In Issue 11 of The Magazine (a subscription-based online and iPhone/iPad app that features fascinating short articles on a range of often-tech-related topics), Jane Hodges writes about the death of her father. The essay is a moving portrait of her father and of her experience after his death, as she threw away his things. But what struck me as most profound in the piece was Hodges' description of her father's quality of life in the months before he died, and his isolation and withering sense of self that she believes ultimately caused his death. Though her father suffered from chronic heart problems and died of a heart attack, "in this daughter’s heart," she writes, "he died because his final freedom—the freedom to use technology and the identity he got from it—was abruptly struck from his life."
"Up until the hospitalization that put him into rehab," Hodges writes, "my father had succeeded in ignoring his own physical decline because he still had a life of the mind, thanks largely to technology." Though his physical health was dwindling, and he could no longer engage in many of the physical the activities that had brought him real pleasure throughout his life, Hodges' father was able to stay actively connected to the world. Though his body was failing him, his mind was not, and he was able to keep his mind and his self agile, engaged, and well fed.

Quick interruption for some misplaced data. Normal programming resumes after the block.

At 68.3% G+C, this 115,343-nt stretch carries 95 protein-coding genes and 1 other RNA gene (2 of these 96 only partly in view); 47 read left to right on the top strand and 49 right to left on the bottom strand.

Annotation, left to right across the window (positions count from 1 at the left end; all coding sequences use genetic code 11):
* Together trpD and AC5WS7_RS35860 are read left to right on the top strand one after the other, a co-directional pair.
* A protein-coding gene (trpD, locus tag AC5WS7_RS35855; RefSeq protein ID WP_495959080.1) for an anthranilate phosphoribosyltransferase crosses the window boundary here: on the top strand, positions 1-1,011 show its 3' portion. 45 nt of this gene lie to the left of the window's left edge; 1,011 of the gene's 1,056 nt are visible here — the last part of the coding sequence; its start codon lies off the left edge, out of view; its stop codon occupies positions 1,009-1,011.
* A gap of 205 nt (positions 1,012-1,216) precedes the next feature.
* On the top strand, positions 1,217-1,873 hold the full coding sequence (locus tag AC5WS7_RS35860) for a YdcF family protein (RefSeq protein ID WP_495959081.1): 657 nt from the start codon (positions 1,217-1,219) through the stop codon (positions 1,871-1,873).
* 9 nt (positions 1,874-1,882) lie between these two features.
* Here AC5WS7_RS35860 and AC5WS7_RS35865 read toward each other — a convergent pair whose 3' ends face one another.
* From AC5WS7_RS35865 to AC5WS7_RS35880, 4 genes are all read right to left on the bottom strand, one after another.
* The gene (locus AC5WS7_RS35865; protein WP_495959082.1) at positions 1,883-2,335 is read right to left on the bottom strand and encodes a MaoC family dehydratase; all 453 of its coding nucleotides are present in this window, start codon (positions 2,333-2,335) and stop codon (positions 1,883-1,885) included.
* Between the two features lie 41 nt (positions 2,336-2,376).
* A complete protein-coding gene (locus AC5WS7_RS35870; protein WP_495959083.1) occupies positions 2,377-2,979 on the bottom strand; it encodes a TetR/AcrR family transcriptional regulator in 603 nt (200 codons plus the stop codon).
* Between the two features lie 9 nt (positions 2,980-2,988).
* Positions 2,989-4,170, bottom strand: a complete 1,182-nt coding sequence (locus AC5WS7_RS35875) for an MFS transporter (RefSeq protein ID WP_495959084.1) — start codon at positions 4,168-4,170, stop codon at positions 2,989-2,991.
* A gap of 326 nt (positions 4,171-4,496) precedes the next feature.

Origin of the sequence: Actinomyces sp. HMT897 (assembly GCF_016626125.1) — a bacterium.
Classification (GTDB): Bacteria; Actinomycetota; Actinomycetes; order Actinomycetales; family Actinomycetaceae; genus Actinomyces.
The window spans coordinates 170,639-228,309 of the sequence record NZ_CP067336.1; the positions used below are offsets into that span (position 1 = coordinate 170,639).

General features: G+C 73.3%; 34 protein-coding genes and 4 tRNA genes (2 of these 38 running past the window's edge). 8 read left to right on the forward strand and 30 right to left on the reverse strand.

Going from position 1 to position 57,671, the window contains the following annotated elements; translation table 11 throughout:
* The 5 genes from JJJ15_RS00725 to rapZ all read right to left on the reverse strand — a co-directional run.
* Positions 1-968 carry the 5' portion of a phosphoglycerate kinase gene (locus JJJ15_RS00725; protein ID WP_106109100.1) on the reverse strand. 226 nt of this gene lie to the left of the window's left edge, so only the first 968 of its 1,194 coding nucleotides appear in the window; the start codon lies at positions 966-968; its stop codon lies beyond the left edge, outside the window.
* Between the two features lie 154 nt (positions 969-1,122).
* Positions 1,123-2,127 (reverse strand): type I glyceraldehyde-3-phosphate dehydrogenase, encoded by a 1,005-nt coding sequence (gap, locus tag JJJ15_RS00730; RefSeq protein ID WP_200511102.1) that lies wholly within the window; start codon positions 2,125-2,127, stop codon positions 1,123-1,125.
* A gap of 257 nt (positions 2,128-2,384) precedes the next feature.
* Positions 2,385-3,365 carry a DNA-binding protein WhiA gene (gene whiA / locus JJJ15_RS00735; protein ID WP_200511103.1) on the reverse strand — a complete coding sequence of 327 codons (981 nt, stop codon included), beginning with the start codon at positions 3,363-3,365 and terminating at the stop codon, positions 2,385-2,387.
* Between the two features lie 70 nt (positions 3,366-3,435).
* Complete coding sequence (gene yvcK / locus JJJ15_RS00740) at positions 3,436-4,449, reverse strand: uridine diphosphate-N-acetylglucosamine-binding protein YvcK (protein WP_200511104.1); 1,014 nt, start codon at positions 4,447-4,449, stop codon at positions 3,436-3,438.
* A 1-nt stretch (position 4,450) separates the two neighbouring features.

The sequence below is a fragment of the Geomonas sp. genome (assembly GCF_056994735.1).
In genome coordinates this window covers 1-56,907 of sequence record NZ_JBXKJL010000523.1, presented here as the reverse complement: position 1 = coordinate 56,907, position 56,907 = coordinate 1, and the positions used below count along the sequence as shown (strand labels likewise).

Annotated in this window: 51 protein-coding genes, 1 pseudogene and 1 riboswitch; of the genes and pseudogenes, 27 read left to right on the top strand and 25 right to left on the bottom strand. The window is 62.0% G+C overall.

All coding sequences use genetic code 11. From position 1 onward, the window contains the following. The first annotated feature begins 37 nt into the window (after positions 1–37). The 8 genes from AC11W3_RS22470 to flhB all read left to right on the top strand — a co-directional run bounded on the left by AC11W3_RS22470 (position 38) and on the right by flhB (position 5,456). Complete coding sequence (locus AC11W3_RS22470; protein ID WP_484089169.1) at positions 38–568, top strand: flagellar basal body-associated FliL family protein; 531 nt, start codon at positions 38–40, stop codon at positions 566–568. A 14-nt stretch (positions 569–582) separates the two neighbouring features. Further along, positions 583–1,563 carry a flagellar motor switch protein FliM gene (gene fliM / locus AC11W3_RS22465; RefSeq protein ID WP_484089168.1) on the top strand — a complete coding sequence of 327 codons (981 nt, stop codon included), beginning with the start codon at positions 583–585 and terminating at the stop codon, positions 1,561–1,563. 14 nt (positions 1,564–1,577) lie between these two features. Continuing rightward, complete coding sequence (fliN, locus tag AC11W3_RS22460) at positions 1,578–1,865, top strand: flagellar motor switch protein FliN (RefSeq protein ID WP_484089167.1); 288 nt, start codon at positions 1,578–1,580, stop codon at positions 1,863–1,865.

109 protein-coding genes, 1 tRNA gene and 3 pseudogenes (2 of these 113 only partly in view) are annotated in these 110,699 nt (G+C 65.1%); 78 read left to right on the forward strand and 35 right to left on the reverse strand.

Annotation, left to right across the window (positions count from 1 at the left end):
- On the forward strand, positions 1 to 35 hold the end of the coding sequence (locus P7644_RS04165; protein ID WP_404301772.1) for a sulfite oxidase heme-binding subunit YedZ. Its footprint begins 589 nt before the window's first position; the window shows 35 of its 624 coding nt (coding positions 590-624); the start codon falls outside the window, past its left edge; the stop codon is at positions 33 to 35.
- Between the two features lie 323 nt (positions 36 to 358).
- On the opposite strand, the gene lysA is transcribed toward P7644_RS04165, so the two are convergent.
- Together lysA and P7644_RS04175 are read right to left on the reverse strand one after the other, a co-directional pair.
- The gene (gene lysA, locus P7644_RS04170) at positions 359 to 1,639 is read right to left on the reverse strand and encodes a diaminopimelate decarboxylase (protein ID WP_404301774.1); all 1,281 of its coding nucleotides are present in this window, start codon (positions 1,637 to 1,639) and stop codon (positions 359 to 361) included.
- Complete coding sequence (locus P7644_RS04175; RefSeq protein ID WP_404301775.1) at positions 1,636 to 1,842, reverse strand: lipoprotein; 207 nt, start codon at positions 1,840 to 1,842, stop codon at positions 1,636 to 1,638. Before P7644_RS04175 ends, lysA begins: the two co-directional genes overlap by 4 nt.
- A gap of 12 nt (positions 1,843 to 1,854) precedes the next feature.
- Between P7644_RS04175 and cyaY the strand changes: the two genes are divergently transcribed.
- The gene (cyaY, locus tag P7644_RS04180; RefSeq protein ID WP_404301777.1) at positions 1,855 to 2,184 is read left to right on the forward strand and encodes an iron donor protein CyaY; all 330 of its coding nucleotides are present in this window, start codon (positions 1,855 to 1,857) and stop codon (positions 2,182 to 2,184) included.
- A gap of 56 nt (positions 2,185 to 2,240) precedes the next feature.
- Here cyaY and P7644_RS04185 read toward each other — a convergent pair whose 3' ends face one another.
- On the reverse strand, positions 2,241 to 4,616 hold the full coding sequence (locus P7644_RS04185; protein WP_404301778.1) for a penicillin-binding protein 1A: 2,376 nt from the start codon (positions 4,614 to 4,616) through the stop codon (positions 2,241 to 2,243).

But the rehab facility where he spent his last weeks did not allow laptops and had no wireless Internet access, anyway. "Without the distractions of laptop and log on, he saw how narrow the tunnel of his life had become." Her father was rarely able to leave the rehab facility because of his fragile health. His isolation from the world was at once physical and mental.
It was, physically, a heart attack that killed Jane Hodges' father. But in a more emotionally minded reality, we can understand his death as the death of his sense of self, with his body merely following. His independence was gone, his access to the things he loved had been taken from him, and he was confined to a space that was not his own. On top of these factors, he was physically unwell. How would any person—sick or well—feel in a situation like this?
In my mind, the question that Hodges is raising is: what do we want end-of-life to look like? When we approach death, what kind of life do we want to be leading? The issues of where we want to be, how we want to be treated, who we want to be with, and what we want to be doing in our final time are not to be taken lightly. Though we will all someday die, and though the cause will ultimately be physical, the quality of our mental, emotional, psychological, and spiritual lives should not be discounted. These are, in the end, the things that make us who we are and give us reason to live.